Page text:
Executives working for TikTok, a video sharing app, took a shellacking on Thursday while they answered questions from lawmakers on the House Energy and Commerce committee. Amid concerns about national security, the company’s leadership were quite uncomfortable during the hearing.
But at least one of them channeled the likes of AOC when she struck back against members who criticized the app, which is owned by Chinese company ByteDance.
During the hearing, Chief Operating Officer Vanessa Pappas accused members of the House Energy and Commerce committee of “xenophobia.”
She took to Twitter, saying,
We’re committed to providing a safe, secure platform, that fosters an inclusive place for our amazing, diverse communities to call home. It’s a shame today’s conversation felt rooted in xenophobia. Thank you to our employees who work tirelessly to protect our platform & community.
TikTok also released a statement in response to the hearing, criticizing members for engaging in political grandstanding rather than acknowledging the company’s efforts to improve safety.
TikTok Comms wrote, “Our CEO, @ShouChew, came prepared to answer questions from Congress, but unfortunately, the day was dominated by political grandstanding that failed to acknowledge real solutions already underway through Project Texas or address industry-wide issues of youth safety.”
Pappas’ comments appeared to stem from an exchange between Rep. Debbie Lesko (R-AZ) and TikTok CEO Shou Zi Chew during the hearing. Lesko repeatedly asked Chew to denounce the persecution of Uyghur Muslims by the Chinese Communist Party, but Chew evaded the question, and instead opted to focus on the app’s content. Lesko pushed back, saying, “I think you’re being pretty evasive. It’s a pretty easy question,” but Chew continued to avoid giving a direct answer.
Cybersecurity expert James Gillespie replied to Pappas’ tweet, saying, “One of TikTok’s core claims is that it is independent of its Chinese parent, ByteDance. So it seems reasonable for Congress to ask the CEO if he condemns the Uyghur genocide, because if he won’t that surely says something about how free he feels to displease Beijing.”
Journalist Gray Connolly also weighed in, adding, “You can see here how well the Chinese communist state apparatus has mastered the idiocies of the West & its media classes – pronouns, safetyism, ‘diverse communities,’ claiming ‘xenophobia’ … a masterclass in understanding & exploiting the West’s neuroses.”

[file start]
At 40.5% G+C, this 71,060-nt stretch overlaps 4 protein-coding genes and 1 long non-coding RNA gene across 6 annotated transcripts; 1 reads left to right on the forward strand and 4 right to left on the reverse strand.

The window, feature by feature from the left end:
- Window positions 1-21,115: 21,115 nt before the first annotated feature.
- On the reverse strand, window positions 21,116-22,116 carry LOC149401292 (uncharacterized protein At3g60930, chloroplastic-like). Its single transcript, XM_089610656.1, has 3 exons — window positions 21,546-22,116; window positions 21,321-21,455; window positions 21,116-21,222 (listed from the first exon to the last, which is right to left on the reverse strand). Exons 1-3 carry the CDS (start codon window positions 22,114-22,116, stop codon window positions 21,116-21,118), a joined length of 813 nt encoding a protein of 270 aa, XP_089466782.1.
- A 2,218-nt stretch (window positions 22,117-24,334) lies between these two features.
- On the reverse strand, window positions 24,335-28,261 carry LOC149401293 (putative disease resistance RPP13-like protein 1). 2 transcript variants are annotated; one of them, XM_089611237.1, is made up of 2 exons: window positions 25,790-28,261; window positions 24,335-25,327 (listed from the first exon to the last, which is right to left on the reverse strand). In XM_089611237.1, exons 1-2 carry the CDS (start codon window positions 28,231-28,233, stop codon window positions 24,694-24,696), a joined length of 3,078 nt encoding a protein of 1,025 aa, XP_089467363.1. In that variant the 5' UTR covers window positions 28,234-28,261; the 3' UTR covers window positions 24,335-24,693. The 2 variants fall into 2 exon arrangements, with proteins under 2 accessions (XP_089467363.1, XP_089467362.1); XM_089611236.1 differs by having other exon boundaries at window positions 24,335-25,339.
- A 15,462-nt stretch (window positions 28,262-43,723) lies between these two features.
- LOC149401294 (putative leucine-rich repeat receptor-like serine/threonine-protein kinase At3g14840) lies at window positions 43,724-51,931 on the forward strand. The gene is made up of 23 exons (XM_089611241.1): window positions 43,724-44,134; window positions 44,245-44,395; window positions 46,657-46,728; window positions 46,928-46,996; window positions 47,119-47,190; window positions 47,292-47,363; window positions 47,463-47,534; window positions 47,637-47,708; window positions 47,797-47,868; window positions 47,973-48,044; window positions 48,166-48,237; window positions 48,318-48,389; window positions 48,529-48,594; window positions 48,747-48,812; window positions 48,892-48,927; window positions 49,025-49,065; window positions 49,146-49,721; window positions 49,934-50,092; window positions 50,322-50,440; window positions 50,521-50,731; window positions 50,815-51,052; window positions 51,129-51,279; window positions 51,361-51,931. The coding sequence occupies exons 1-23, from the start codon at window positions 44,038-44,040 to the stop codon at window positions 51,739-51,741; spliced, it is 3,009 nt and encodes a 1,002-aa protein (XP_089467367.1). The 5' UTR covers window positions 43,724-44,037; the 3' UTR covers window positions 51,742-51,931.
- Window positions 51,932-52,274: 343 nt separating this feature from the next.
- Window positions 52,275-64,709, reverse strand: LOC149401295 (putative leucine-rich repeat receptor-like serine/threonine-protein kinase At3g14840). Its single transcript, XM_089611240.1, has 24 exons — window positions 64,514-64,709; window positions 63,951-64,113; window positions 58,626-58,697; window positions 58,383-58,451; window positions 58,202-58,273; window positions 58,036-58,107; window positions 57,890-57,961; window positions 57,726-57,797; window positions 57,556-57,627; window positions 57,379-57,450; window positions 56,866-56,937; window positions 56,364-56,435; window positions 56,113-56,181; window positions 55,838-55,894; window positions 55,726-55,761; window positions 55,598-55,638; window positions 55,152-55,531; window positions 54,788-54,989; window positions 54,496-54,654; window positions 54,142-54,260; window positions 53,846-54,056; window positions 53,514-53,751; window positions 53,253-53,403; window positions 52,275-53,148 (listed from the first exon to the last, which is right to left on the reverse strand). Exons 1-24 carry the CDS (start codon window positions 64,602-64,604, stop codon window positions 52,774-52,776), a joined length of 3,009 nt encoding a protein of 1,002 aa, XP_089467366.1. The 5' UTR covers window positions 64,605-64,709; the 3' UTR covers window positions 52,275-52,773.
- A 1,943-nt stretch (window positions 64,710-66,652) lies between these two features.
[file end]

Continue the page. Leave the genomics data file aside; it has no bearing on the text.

But Pappas wasn’t the only one to make bizarre accusations of xenophobia.
In a recent statement, Mao Ning, a spokesperson for China’s Foreign Ministry, followed suit, lashing out at the U.S. for supposedly adopting a “presumption of guilt” and engaging in an “unreasonable crackdown” against TikTok, without providing any evidence. Mao laughably urged the U.S. to “respect the market economy and fair competition rules,” stop their “unreasonable crackdown” on foreign firms, and create an open, fair, and non-discriminatory environment for foreign companies operating in the US.
Mao also emphasized China’s commitment to protecting data privacy and security in accordance with local laws, adding that China has never and will never demand that firms or individuals violate local laws to collect or provide data and information stored in other countries. He also mentioned he has some prime oceanfront property in Idaho to sell us on the cheap.
I might have made that last part up. But he might as well have said it, right?
The controversy surrounding TikTok is due to concerns about the app’s data privacy practices, its ownership by a Chinese company, and its potential for censorship and propaganda. Some critics worry that TikTok’s access to user data could be used for malicious purposes, such as spying or influencing elections on behalf of the Chinese Communist Party. These concerns have led to calls for TikTok to be banned or for increased regulation of the app. Some states have passed, or are considering, legislation that would outlaw the app.
There’s no denying that TikTok has access to vast amounts of user data, and the worry that this data could be used for malicious purposes is not unfounded. The potential that the CCP could use the app to collect sensitive data is very real, and it does not sound like the company’s leadership gave a very persuasive assurance that this will not happen.
We cannot afford to turn a blind eye to these issues. There must be a proactive approach to addressing them. I’m not sure banning the app is the right move, but if national security is an issue, it just might be. The protection of our privacy and the integrity of our democratic processes are too important to ignore.